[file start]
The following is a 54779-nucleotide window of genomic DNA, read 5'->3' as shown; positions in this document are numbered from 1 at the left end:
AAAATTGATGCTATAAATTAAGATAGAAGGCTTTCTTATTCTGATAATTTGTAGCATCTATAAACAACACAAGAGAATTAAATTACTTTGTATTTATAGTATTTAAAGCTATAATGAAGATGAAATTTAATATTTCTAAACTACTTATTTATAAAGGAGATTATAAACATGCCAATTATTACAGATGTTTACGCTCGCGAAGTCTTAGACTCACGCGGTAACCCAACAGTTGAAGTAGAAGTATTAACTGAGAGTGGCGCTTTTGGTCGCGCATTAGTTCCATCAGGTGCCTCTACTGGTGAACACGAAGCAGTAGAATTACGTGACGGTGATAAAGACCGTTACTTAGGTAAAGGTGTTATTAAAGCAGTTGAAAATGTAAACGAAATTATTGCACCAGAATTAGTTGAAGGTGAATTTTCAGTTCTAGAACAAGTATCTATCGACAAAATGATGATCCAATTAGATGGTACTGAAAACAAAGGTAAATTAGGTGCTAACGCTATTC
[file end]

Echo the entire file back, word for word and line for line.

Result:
The following is a 54779-nucleotide window of genomic DNA, read 5'->3' as shown; positions in this document are numbered from 1 at the left end:
AAAATTGATGCTATAAATTAAGATAGAAGGCTTTCTTATTCTGATAATTTGTAGCATCTATAAACAACACAAGAGAATTAAATTACTTTGTATTTATAGTATTTAAAGCTATAATGAAGATGAAATTTAATATTTCTAAACTACTTATTTATAAAGGAGATTATAAACATGCCAATTATTACAGATGTTTACGCTCGCGAAGTCTTAGACTCACGCGGTAACCCAACAGTTGAAGTAGAAGTATTAACTGAGAGTGGCGCTTTTGGTCGCGCATTAGTTCCATCAGGTGCCTCTACTGGTGAACACGAAGCAGTAGAATTACGTGACGGTGATAAAGACCGTTACTTAGGTAAAGGTGTTATTAAAGCAGTTGAAAATGTAAACGAAATTATTGCACCAGAATTAGTTGAAGGTGAATTTTCAGTTCTAGAACAAGTATCTATCGACAAAATGATGATCCAATTAGATGGTACTGAAAACAAAGGTAAATTAGGTGCTAACGCTATTC